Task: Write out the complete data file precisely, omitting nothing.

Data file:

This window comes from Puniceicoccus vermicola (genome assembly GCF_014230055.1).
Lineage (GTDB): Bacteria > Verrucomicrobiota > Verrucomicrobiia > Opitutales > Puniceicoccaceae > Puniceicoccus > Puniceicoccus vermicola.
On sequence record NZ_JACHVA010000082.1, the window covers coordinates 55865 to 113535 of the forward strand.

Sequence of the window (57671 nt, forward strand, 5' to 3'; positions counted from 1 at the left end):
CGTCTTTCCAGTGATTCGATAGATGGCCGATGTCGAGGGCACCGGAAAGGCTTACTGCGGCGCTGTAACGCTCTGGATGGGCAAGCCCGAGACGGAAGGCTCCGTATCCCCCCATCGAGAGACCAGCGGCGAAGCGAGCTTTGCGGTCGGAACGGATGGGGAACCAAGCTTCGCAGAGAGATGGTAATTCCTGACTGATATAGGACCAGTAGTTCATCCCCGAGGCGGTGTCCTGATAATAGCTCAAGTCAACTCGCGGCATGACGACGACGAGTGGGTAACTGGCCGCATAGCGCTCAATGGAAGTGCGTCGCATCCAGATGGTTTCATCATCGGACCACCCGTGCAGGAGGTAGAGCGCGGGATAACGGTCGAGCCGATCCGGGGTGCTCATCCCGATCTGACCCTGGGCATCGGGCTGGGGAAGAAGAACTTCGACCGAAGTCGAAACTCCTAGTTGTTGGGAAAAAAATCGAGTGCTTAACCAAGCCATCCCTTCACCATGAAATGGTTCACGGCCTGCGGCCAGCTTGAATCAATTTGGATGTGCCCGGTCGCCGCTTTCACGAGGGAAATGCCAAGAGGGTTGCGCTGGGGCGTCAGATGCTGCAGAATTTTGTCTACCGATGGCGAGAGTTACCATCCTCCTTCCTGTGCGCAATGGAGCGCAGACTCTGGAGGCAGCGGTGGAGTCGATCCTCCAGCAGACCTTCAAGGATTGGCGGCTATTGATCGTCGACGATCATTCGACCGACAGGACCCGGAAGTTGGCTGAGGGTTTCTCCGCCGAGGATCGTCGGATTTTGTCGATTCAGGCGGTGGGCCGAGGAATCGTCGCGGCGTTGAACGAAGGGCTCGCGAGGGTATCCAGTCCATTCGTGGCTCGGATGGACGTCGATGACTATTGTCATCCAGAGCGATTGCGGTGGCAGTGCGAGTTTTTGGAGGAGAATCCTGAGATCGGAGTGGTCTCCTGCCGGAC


This window comes from Puniceicoccus vermicola (genome assembly GCF_014230055.1).
Lineage (GTDB): Bacteria > Verrucomicrobiota > Verrucomicrobiia > Opitutales > Puniceicoccaceae > Puniceicoccus > Puniceicoccus vermicola.
On sequence record NZ_JACHVA010000082.1, the window covers coordinates 55865 to 113535 of the forward strand.

Sequence of the window (57671 nt, forward strand, 5' to 3'; positions counted from 1 at the left end):
CGTCTTTCCAGTGATTCGATAGATGGCCGATGTCGAGGGCACCGGAAAGGCTTACTGCGGCGCTGTAACGCTCTGGATGGGCAAGCCCGAGACGGAAGGCTCCGTATCCCCCCATCGAGAGACCAGCGGCGAAGCGAGCTTTGCGGTCGGAACGGATGGGGAACCAAGCTTCGCAGAGAGATGGTAATTCCTGACTGATATAGGACCAGTAGTTCATCCCCGAGGCGGTGTCCTGATAATAGCTCAAGTCAACTCGCGGCATGACGACGACGAGTGGGTAACTGGCCGCATAGCGCTCAATGGAAGTGCGTCGCATCCAGATGGTTTCATCATCGGACCACCCGTGCAGGAGGTAGAGCGCGGGATAACGGTCGAGCCGATCCGGGGTGCTCATCCCGATCTGACCCTGGGCATCGGGCTGGGGAAGAAGAACTTCGACCGAAGTCGAAACTCCTAGTTGTTGGGAAAAAAATCGAGTGCTTAACCAAGCCATCCCTTCACCATGAAATGGTTCACGGCCTGCGGCCAGCTTGAATCAATTTGGATGTGCCCGGTCGCCGCTTTCACGAGGGAAATGCCAAGAGGGTTGCGCTGGGGCGTCAGATGCTGCAGAATTTTGTCTACCGATGGCGAGAGTTACCATCCTCCTTCCTGTGCGCAATGGAGCGCAGACTCTGGAGGCAGCGGTGGAGTCGATCCTCCAGCAGACCTTCAAGGATTGGCGGCTATTGATCGTCGACGATCATTCGACCGACAGGACCCGGAAGTTGGCTGAGGGTTTCTCCGCCGAGGATCGTCGGATTTTGTCGATTCAGGCGGTGGGCCGAGGAATCGTCGCGGCGTTGAACGAAGGGCTCGCGAGGGTATCCAGTCCATTCGTGGCTCGGATGGACGTCGATGACTATTGTCATCCAGAGCGATTGCGGTGGCAGTGCGAGTTTTTGGAGGAGAATCCTGAGATCGGAGTGGTCTCCTGCCGGAC